- Bob Hope turned 35 on this day. The vaudeville, radio and screen star was then finishing his latest film at Paramount ‘Give Me a Sailor’ with Martha Raye and Betty Grable. [Hope would be teaming with Grable’s husband Jackie Coogan for a tour of live appearances over the summer. He would be back at Paramount for ‘Thanks for the Memory’ to finish out 1938 (four films total on the year). The comedian has three pictures ahead for 1939, including ‘The Cat and the Canary.’ The year after he finally gets teamed with his friend Bing Crosby for the first of the Road pictures – ‘Road to Singapore’].
- Witty comedienne Beatrice Lillie shares a birthday with Hope and crosses over to 44. She was also in a film from Paramount this year supporting Bing Crosby – ‘Doctor Rhythm,’ a comedy musical, based on an O Henry story. [This was one of the few films she was in. She was the toast of the stage on both sides of the Atlantic, and the darling of the likes of Noel Coward and Cole Porter. The year 1939 finds her back on Broadway in a musical review put together by Coward].
- Genius director Joseph von Sternberg also turned 44 on this day. He would be called back to the US in the fall by MGM to complete ‘The Great Waltz’ then shooting under the direction of Julien Duvivier. To entice him they offered a one picture deal. [After he turned his nose up at a project attached to Hedy Lamarr, he would direct ‘Sergeant Madden’ with Wallace Beery in a story about crime and cops and family, his only offering for 1939. In fact from here on out his works were rather sporadic].
- Cinematographer Gregg Toland passed the 34 year mark this day. His most recent film had just opened and was playing at Grauman’s Chinese – 20th Century Fox’s ‘Kidnapped’ based on the Robert Louis Stevenson novel. [Next for his exacting eye – ‘The Cowboy and the Lady’ for Goldwyn, starring Gary Cooper and Merle Oberon. Toland photographed four films in 1939, and the first to kick off the year was ‘Wuthering Heights’ for which he won the Oscar for cinematography].
Tag Archives: Gregg Toland
Vote for Citizen Kane
You have to see Citizen Kane.
Or so went the watchword around any college campus in the seventies. Especially if you took any film classes.
When it was announced for the schedule at the Harvard Exit, I didn’t join the queue for tickets. Instead, I called Art Bernstein. I had learned that they did reciprocate with other theaters in the area as a professional courtesy. (Though I do not know if they ever had to time to come and see a film where I worked. They probably attended the trade screenings for newer films).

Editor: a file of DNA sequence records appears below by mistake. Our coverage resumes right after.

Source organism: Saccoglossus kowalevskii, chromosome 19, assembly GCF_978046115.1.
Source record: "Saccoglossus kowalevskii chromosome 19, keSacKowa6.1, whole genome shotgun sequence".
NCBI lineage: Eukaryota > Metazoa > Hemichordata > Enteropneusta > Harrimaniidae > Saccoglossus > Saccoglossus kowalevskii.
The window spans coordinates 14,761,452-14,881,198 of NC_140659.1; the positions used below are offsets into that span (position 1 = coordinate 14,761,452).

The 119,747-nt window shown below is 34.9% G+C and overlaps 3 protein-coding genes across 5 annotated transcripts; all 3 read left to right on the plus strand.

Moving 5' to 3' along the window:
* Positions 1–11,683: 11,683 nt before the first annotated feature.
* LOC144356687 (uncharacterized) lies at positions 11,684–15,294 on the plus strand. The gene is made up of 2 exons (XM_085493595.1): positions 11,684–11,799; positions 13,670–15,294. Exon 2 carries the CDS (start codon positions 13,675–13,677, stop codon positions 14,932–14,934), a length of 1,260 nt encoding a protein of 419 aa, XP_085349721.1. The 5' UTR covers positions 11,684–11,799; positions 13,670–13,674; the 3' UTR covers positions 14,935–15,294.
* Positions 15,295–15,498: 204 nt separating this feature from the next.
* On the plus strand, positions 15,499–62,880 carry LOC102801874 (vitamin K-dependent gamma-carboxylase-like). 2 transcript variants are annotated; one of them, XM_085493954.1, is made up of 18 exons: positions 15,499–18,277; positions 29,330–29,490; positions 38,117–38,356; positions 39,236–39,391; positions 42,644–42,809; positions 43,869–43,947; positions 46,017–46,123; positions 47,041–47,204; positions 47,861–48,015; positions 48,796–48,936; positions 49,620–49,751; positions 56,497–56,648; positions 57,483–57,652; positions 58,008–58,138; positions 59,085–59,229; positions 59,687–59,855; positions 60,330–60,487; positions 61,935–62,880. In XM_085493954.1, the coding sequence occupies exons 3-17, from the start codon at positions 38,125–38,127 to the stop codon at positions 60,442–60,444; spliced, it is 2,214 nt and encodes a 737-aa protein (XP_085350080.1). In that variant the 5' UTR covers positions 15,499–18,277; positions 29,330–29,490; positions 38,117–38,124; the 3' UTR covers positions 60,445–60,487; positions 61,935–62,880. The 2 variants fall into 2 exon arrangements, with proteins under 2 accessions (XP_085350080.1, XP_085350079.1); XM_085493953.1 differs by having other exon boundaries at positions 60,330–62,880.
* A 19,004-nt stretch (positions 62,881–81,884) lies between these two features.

Citizen Kane was…
A tour de force.
A powerful experience of sight and sound. Orson Welles fired on all cylinders when making this film. And a V-12 aircraft engine at that.
It was not a thrill ride like the modernday summer tentpole blockbuster. It was thrilling in that it was totally captivating. And it was a bit of a ride in the sense that you were on a journey with the reporter who is trying to unravel the mystery surrounding the title character’s last recorded word – Rosebud.
The camera panned, tilted, moved, passed through skylights, and stopped and brooded. You were led around by the nose, and happy for it. The shots were composed, angled, and focused in multi-planes. Everything was calculated to rivet your interest. Gregg Toland, the cinematographer, gave his all to electrify the screen for Welles’ story.
The reality of the images was bolstered by the reality of the sound. Dialogues overlapped. Sounds near or far were distinguishable as such. The sound set tones, revealed character, enhanced emotions. And then the music by Bernard Herrmann fortified the whole.
Then the film ended. The lights came up. We all knew, (if we were paying attention) what Rosebud was. Ironically, the reporter character in the film did not. He was still in the dark.
Conversation bubbled up around me. But I found that for myself, I just wanted to think more about it. A moral was somewhere there in the telling. For the viewer (or reader) the protagonist in a story becomes a lodestone, off of which to bounce oneself.
And that’s what I was doing. How could I avoid the fate of Charles Foster Kane? I was not rich, that would most likely help, but I could identify something in me that was similar. Ambition.
Ambition is what I settled upon as the stumbling block that brought him down. It was what led to the corruption in his character that left him bereft of his simple happiness.
So, I came away with a new ambition – to avoid ambition.